As many of you know, I am very interested in adoption, mostly because my parents, at the very young age of 17, had a daughter who was adopted. All this happened ten years before I was born. I’ve always wondered about my sister, who and where she is and if she’s looking for us. I would love to find her and meet her some day, to hear her story. Until that happens (if it ever does), I enjoy reading the stories of other adoptees, hoping to get an idea of what her experience might be by hearing theirs. For that reason, and because the host is so supremely awesome, I joined Lori’s most recent book tour which gave me the opportunity to read The Sound of Hope: A True Story of an Adoptee’s Quest of her Origins by Anne Bauer.
I enjoyed the book and I appreciated hearing the story of one adoptee who wanted desperately to know where she came from despite almost constant opposition from her adoptive family. Throughout the story I was struck by how differently adoption was handled then as opposed to how it is handled now (or at least how I believe it is handled now from the limited exposure I have). I was saddened to read of how hard it was for Anne to find her birth parents, because of both the hostility she faced from her parents and the restrictions she faced from the state. I was also inspired to read how she overcame these obstacles and through her incredible determination and sheer force of will, was able to find, and connect with, the woman who birthed her.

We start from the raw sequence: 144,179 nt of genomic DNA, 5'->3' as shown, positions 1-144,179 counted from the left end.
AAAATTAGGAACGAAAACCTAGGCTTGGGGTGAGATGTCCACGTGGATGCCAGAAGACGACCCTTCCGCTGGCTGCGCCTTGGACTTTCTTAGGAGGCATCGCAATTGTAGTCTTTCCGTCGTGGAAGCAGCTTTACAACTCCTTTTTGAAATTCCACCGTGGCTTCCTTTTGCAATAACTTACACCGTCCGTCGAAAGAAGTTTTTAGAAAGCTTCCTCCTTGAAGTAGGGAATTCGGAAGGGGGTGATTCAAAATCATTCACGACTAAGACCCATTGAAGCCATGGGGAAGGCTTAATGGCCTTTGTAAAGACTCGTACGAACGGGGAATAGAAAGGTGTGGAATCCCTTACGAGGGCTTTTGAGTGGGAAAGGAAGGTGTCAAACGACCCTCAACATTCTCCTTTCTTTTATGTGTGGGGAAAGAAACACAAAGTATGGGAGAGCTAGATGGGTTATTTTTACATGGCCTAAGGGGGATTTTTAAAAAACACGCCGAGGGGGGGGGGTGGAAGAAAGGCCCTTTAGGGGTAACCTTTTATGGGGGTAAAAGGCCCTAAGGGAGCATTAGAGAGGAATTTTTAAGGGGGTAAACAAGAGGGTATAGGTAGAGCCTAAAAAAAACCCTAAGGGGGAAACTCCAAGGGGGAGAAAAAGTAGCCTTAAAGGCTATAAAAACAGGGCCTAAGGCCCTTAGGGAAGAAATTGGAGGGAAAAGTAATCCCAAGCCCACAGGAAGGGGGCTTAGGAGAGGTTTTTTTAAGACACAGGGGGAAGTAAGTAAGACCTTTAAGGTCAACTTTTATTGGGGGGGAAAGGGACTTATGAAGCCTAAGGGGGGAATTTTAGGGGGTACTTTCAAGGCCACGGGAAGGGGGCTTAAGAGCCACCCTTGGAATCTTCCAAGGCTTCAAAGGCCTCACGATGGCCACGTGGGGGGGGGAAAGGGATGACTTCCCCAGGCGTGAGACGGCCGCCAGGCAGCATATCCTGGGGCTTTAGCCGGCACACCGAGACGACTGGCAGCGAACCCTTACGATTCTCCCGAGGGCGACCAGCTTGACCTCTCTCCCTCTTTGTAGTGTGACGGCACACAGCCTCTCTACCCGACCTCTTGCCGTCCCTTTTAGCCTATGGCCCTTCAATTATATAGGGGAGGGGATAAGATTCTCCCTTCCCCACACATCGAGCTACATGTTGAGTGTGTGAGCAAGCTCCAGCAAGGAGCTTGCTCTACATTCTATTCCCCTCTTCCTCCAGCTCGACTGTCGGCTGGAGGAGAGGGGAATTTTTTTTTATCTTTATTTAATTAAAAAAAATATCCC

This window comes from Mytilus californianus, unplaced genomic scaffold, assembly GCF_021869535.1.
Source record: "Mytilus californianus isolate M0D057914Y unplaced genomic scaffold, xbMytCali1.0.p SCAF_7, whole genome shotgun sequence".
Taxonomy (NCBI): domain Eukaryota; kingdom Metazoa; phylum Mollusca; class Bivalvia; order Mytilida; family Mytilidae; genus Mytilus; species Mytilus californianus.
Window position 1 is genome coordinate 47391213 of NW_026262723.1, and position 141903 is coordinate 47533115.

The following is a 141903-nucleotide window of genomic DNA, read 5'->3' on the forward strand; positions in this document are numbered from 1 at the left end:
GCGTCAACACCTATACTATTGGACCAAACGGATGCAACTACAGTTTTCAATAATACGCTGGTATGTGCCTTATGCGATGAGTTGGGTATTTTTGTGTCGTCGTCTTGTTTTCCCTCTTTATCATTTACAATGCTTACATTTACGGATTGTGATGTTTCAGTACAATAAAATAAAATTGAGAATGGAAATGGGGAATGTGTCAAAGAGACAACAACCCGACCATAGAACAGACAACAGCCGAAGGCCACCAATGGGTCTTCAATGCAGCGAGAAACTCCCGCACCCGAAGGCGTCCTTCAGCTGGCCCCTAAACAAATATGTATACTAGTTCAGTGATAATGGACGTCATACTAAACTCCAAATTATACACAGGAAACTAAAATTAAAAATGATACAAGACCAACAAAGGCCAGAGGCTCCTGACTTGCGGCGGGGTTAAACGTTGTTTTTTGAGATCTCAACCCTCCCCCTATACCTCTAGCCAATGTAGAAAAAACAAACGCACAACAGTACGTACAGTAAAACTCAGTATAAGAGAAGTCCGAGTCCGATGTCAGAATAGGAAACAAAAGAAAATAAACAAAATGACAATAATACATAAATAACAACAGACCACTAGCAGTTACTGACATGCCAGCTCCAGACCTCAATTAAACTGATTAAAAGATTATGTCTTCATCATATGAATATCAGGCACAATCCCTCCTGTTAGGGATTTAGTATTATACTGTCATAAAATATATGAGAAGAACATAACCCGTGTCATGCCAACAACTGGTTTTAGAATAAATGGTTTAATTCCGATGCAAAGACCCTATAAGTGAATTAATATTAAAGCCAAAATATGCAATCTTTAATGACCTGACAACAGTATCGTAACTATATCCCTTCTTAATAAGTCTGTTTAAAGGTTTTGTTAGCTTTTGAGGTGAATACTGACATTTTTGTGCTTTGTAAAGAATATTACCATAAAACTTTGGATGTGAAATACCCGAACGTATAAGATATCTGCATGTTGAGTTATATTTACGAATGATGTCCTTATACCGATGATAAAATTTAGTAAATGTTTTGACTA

I was struck by how differently the many adoptees in the book (Bauer, her brothers, her adoptee friends) approached the possibility of finding their birth parents. While I totally understood the author’s need to find her birth parents I was surprised that other adoptees didn’t feel that same urge, or that it was trumped by guilt or ambivalence. Did you identify more with the author’s drive to find her parents at any cost or did you better understand better the other adoptees’ ambivalence? Why?
I did notice the differences in the ways the various adoptees in the book viewed the prospect of trying to find their birth parents. Besides the author, none of the other adoptees seemed interested in searching. Her brothers seemed to harbor too much animosity toward the people who “abandoned them” and it was clear they also feared their parents’ retribution (a feeling I’m sure was amplified by witnessing resentment Anne faced). Her friend’s decision not to search for her birth parents seemed fueled equally by fear and guilt, which was interesting given her mother’s assurance that she would support her daughter’s attempts. I will admit that I was surprised by these attitudes, perhaps because they clashed so fully with the author’s, who seemed to have absolutely no reservations about searching for her birth parents. It was hard to understand how the fear, guilt and ambivalence was strong enough to prevent others from even considering looking for their birth parents and yet were hardly experienced by the author herself.